The Mackie Onyx 1620 comes across as robust and well thought-out, and comes with plenty of features packed in to that compact frame.
Channels one to eight have individual phantom-power switches, plus indicator LEDs, along the top panel.
They're also equipped with four-band EQ, offering sweepable hi-mid and low-mid.
It's likely you'll want to spend much of your time with these first eight channels, because their EQs are a joy.
They overlap well and you can get away with cranking them up a fair way. Normally you'd aim to cut, but the Mackie's channel EQ has a lot of headroom.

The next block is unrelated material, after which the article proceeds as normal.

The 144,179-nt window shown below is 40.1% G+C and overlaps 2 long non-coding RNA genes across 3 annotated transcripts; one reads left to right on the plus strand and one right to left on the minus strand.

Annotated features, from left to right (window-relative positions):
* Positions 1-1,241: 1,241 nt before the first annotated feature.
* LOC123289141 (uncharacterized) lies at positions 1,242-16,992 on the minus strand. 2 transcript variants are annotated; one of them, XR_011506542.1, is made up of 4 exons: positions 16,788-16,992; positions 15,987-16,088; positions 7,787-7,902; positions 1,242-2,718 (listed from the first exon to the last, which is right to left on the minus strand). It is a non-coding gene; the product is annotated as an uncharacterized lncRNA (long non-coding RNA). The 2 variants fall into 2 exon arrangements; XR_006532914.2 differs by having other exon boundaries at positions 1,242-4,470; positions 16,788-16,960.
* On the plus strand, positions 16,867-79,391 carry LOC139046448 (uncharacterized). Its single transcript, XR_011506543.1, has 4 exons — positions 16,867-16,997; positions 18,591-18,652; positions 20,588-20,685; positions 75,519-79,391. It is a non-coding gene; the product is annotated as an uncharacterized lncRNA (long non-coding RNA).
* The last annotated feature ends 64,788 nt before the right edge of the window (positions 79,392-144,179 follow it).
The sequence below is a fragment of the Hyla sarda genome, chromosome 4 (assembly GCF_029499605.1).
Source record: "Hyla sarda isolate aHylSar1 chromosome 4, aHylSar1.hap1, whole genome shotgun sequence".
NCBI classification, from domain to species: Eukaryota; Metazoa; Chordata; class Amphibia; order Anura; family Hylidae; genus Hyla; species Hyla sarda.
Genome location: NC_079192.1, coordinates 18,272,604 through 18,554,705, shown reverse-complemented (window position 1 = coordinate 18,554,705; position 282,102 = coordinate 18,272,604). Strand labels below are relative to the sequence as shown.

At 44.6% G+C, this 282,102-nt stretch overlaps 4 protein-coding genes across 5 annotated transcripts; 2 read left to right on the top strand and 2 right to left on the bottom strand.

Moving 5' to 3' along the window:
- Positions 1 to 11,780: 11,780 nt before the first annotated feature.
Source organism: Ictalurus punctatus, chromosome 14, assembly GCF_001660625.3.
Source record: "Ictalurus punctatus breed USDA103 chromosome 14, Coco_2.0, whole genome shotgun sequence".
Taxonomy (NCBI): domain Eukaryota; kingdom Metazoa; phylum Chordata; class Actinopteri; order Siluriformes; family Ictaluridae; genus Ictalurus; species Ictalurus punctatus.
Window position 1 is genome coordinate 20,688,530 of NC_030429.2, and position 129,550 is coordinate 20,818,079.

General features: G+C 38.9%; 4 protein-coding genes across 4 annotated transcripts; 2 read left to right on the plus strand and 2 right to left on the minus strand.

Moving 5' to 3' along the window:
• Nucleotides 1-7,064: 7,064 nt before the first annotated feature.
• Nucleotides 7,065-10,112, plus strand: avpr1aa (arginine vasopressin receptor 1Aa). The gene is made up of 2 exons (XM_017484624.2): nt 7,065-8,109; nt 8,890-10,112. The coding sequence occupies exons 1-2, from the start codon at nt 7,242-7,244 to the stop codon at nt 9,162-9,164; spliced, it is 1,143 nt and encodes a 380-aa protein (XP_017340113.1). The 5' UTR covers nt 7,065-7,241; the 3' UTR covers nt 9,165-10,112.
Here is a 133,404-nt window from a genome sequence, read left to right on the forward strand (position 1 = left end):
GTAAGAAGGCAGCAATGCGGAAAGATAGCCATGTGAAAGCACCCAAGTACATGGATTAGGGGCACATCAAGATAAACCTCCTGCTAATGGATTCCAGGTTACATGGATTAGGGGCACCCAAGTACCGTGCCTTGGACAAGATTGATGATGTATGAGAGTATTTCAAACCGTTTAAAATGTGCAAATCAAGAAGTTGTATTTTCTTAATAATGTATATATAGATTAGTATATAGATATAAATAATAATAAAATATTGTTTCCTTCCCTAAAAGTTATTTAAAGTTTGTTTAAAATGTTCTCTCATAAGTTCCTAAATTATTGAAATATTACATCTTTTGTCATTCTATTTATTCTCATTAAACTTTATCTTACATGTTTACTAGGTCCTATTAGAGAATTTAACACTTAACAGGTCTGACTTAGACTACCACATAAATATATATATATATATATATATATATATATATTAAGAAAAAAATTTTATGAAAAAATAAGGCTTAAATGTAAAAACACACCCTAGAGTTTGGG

There's a kill-switch for each and punching them in and out for comparison reveals great tone with no discernible colouration.
In a similar manner to Behringer, Mackie has pursued that British-console sound and the effort put in to the EQ's design certainly shows.
The digital interface is an optional extra, although it's included in the price, and slots into a bay to provide two FW400 ports and 16 audio channels at 96kHz, 24-bit.
The Onyx 1620 offers more than we've room to write about here. It's well-built, packed with features and sounds excellent.
As a stand-alone analogue mixer for studio or live use it gives you an immense amount of control.